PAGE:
# Thread: simple integration by parts

1. ## simple integration by parts

How do you integrate (re^r/2)dr ?

Here is what I have so far, I think I am making a mistake with the integration of e^r/2.

(re^r/2)dr u = r dV = e^r/2dr
du = dr V = (1/2)e^r/2

uV - (integral of) Vdu

so:

(1/2)re^r/2 - (integral of)(1/2)e^r/2 dr

(1/2)re^r/2 - (1/4)e^r/2 + c

2. Originally Posted by mech.engineer.major
How do you integrate (re^r/2)dr ?

Here is what I have so far, I think I am making a mistake with the integration of e^r/2.

(re^r/2)dr u = r dV = e^r/2dr
du = dr V = (1/2)e^r/2

uV - (integral of) Vdu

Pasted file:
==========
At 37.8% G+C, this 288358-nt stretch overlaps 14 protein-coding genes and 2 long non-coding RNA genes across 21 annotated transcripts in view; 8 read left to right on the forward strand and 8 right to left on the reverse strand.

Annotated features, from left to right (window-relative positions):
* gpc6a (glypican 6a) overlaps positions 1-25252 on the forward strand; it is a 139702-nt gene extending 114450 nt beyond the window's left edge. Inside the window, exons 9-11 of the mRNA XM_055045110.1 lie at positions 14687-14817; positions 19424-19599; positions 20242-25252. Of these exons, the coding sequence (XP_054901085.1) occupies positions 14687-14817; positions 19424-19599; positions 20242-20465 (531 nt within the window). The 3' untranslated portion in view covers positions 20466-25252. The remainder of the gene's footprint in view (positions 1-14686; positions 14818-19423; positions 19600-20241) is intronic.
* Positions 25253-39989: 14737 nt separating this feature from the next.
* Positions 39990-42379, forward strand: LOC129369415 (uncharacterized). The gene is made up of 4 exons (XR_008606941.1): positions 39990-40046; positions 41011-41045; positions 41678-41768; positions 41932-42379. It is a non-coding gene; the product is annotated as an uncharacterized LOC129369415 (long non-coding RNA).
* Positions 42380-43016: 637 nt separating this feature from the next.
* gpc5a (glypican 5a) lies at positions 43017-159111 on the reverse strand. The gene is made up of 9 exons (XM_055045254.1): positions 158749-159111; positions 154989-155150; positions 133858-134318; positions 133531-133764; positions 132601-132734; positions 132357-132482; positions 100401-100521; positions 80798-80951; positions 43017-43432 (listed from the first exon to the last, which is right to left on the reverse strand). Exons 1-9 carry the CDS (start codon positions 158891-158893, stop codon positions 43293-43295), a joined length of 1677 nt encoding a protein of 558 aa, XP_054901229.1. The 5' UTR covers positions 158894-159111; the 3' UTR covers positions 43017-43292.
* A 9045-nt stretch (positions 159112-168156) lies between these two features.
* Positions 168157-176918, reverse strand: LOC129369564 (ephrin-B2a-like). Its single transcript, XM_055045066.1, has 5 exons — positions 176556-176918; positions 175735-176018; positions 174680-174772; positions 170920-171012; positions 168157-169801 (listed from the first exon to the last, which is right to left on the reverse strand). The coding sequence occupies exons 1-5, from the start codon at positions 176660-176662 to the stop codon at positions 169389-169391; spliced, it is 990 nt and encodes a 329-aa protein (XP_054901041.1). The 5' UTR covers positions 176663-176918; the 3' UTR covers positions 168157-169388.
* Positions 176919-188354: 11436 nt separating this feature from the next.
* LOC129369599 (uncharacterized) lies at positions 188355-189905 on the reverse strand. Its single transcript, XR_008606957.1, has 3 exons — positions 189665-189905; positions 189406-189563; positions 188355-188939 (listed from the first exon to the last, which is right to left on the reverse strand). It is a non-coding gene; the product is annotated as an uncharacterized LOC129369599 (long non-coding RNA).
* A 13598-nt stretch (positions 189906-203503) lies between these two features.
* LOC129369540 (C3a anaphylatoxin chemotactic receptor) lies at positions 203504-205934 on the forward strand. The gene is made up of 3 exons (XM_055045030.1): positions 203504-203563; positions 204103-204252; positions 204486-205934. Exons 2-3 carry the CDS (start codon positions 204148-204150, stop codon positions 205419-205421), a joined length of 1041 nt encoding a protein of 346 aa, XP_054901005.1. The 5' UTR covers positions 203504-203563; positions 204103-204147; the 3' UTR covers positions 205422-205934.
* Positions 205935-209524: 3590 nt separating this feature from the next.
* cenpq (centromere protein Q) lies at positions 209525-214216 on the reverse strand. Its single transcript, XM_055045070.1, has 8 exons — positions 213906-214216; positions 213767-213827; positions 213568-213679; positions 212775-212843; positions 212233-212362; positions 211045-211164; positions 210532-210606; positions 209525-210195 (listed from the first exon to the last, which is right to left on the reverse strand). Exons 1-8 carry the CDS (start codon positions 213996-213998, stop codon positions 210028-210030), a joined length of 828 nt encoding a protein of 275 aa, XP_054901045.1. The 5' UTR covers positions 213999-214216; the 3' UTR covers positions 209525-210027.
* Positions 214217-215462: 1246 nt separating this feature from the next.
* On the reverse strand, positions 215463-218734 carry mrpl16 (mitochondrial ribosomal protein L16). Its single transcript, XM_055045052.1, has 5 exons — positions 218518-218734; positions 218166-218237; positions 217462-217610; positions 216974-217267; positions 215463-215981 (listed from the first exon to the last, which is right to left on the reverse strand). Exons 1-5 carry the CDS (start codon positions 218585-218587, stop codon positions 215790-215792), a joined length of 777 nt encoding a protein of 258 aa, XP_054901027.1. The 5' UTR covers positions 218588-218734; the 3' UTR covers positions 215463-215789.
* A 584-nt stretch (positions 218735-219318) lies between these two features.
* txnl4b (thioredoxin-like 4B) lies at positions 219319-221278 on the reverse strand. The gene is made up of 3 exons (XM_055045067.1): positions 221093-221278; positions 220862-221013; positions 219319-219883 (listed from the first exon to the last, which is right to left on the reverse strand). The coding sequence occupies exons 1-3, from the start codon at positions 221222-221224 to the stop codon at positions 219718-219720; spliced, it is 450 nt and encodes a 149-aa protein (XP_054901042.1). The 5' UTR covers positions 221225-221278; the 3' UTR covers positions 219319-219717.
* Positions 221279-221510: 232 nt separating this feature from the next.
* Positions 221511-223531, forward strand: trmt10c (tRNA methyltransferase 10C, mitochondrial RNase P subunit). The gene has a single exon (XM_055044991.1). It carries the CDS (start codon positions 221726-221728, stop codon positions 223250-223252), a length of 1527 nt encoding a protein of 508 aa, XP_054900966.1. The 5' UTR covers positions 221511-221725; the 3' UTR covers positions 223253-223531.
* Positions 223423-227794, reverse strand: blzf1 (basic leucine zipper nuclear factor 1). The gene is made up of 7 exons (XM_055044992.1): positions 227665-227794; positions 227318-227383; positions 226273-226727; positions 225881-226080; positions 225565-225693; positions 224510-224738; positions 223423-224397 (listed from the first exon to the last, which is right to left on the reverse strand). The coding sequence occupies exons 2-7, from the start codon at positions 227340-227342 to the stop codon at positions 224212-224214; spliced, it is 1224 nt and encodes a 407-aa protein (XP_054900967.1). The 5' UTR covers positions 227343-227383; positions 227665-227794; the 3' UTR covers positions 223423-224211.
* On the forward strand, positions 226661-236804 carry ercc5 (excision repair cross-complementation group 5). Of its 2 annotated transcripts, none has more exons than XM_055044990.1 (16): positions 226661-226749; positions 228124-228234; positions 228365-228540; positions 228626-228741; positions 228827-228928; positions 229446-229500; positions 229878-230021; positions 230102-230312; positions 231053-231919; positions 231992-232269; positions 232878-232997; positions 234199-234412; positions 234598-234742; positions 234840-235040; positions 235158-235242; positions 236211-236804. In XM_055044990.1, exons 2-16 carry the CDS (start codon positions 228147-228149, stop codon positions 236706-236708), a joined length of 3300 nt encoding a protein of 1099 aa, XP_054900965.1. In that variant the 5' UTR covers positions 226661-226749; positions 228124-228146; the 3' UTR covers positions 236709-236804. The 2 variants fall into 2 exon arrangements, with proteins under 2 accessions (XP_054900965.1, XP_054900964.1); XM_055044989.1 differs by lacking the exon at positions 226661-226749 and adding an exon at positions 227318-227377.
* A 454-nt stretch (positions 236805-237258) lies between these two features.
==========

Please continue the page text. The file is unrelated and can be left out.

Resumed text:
so:

(1/2)re^r/2 - (integral of)(1/2)e^r/2 dr

(1/2)re^r/2 - (1/4)e^r/2 + c
Is the question $\int{re^{\frac{r}{2}}\,dr}$ or $\int{\frac{re^r}{2}\,dr}$?

3. the first of yours

4. To find $\int{re^{\frac{r}{2}}\,dr}$

Remember that

$\int{u\,\frac{dv}{dx}\,dx} = uv - \int{v\,\frac{du}{dx}\,dx}$

Let $u = r$ so that $\frac{du}{dr} = 1$.

Let $\frac{dv}{dr} = e^{\frac{r}{2}}$ so that $v = 2e^{\frac{r}{2}}$.

Therefore

$\int{re^{\frac{r}{2}}\,dr} = 2re^{\frac{r}{2}} - \int{2e^{\frac{r}{2}}\,dr}$

$= 2re^{\frac{r}{2}} - 4e^{\frac{r}{2}} + C$.

5. yeah thats what I thought I did wrong. I needed to divide e^(r/2) by the derivative of the exponent to get 2e^(r/2) instead of multiplying to get (1/2)e^(r/2).

thanks for your help